Published on Wednesday 24 February 2016
Walk down any high street, through any business district or out of town commercial estate and you’ll see the results of huge investments by firms in their brand. A branding agency may have conducted extensive research to define the brand; tested it with consumer groups and explored its use across different applications – website, corporate literature, stationery. Senior management will have agonised over the detail for weeks. Once satisfied, the outcome will be summarised in a guidelines document providing strict instructions on how the brand components are to be used – the colour references, fonts, spacing, rules governing use of logo with strap lines, spatial relationships between text and graphics identifiers etc.
Whether it’s a shop, office, hospital or school – an organisation’s buildings are a very tangible expression of their brand and so warrant individual attention. And the thing with applying a brand to a firm’s buildings – no two locations will be the same. Context is everything, making it difficult to be very prescriptive about the approach to branding within a firm’s premises in a design manual. What works well and delivers impact on a standard web page is likely to need tuning to deliver similar when applied to a range of buildings, of different sizes and architectural styles.
Cast a critical eye over the retailer signs along any High St. I guarantee you’ll notice unfortunate joins in fascia boards; visible screw/bolt heads; fixings that detract from the design quality; or a one-size fits all approach that fails to exploit the building architecture. That’s before you get onto general maintenance.
Perhaps it’s the specialist nature of graphic design within the built environment. The requirement to understand materials, fabrication processes, fixings, lighting and the ability to interpret the architectural design and brand guidelines with a creative design approach – that’s at the root of the problem. Or potentially the number of specialist intermediaries involved in the process – brand consultant, sign fabricator, sign installer. But the attention to detail lavished on print and digital communication can fall a little short when applied to a firm’s buildings. There seems to be a missing link between the brand guardians and the engineering design – a creative design approach capable of translating the brand intent to maximise the specific features of individual locations with a quality engineered finish.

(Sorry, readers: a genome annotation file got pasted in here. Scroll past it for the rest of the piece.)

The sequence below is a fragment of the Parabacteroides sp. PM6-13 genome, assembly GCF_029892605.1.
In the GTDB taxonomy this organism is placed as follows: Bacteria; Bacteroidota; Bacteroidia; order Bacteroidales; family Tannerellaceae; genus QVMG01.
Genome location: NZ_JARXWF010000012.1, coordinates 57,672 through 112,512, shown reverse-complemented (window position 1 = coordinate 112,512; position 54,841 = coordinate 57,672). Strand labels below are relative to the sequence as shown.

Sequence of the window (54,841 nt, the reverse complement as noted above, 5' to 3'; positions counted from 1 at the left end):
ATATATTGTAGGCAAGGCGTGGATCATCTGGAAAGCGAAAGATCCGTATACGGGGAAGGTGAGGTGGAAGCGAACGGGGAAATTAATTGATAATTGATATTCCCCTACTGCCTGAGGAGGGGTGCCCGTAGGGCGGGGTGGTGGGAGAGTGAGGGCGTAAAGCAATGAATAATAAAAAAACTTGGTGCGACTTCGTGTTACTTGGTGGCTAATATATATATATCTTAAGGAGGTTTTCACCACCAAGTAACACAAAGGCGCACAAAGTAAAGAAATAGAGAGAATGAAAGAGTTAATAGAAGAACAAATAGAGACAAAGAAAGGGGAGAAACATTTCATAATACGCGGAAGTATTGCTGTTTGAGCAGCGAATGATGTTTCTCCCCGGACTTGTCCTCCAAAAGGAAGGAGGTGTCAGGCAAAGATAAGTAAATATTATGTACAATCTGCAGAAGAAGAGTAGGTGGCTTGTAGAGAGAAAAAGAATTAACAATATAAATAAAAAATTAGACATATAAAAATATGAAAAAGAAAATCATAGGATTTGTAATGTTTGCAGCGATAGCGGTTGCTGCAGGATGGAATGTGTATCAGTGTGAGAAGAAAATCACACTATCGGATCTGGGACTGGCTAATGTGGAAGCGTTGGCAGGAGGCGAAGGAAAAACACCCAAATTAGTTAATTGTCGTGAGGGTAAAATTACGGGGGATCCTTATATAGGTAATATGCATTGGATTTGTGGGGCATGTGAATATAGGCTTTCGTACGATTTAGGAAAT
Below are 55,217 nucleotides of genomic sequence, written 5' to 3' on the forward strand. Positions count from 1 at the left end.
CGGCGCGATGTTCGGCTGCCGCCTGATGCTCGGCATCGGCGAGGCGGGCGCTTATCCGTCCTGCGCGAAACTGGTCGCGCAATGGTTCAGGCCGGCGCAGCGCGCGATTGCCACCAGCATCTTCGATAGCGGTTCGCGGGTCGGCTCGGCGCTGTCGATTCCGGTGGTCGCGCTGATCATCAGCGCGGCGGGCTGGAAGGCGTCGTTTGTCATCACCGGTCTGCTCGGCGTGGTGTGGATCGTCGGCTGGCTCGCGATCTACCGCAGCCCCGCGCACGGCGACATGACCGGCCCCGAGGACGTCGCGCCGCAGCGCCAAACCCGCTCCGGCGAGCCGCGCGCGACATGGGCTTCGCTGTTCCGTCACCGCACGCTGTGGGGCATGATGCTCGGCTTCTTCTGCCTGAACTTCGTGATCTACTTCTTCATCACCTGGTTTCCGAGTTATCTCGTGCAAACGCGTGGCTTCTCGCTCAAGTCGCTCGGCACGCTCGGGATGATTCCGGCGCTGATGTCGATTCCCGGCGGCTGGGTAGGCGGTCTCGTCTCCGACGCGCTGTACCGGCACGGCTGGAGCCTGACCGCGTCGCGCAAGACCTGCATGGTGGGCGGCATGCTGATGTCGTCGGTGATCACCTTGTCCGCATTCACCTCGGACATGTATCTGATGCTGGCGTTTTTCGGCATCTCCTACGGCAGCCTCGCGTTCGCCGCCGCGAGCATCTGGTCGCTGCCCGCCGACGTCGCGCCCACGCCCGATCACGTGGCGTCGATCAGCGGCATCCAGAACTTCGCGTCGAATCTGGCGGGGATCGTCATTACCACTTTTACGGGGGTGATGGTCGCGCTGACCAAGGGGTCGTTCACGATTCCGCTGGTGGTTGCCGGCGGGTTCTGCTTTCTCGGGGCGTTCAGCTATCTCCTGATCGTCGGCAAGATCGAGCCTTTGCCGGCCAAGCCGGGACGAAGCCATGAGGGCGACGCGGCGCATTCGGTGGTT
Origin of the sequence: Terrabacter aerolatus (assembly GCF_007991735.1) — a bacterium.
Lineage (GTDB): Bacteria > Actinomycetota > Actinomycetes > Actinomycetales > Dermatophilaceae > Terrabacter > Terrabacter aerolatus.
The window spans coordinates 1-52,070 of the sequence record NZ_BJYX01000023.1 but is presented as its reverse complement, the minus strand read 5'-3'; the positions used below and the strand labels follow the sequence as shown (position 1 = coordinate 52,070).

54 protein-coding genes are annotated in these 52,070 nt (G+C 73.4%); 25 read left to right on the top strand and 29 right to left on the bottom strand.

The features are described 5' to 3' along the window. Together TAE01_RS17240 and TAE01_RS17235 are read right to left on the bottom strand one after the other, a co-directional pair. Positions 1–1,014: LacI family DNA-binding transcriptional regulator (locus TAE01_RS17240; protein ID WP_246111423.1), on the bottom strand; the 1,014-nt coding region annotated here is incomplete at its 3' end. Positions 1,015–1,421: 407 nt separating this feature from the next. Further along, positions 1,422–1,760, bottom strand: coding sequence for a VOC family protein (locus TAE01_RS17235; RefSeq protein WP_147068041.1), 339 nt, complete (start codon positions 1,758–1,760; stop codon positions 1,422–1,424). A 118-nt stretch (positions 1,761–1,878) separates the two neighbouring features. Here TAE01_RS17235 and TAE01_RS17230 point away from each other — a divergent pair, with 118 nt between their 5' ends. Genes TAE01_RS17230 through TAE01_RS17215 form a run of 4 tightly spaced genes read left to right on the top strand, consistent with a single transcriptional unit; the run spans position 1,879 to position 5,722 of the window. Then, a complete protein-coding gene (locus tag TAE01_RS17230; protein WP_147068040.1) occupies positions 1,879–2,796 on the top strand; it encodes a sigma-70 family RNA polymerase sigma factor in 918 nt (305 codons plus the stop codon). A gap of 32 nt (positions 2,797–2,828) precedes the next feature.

Don’t get me wrong this is not intended to be a criticism of the trade - there are some great examples where the exterior signage creates a compelling entrance and expression of the brand. Equally there are others where the design quality of the signage can let a brand down. So what’s the answer? For design led brands – employing a specialist designer with the necessary creative skills and understanding of the engineering processes to ensure that the brand best exploits the opportunity for individual locations might be sensible. For others it could just be a question of educating buyers so that they provide a tighter specification. Or maybe there’s a role for a design auditor or advisor that sits at the interface been the brand guardian, manufacturer and installer to ensure delivery of a quality product that aligns with the brand requirements.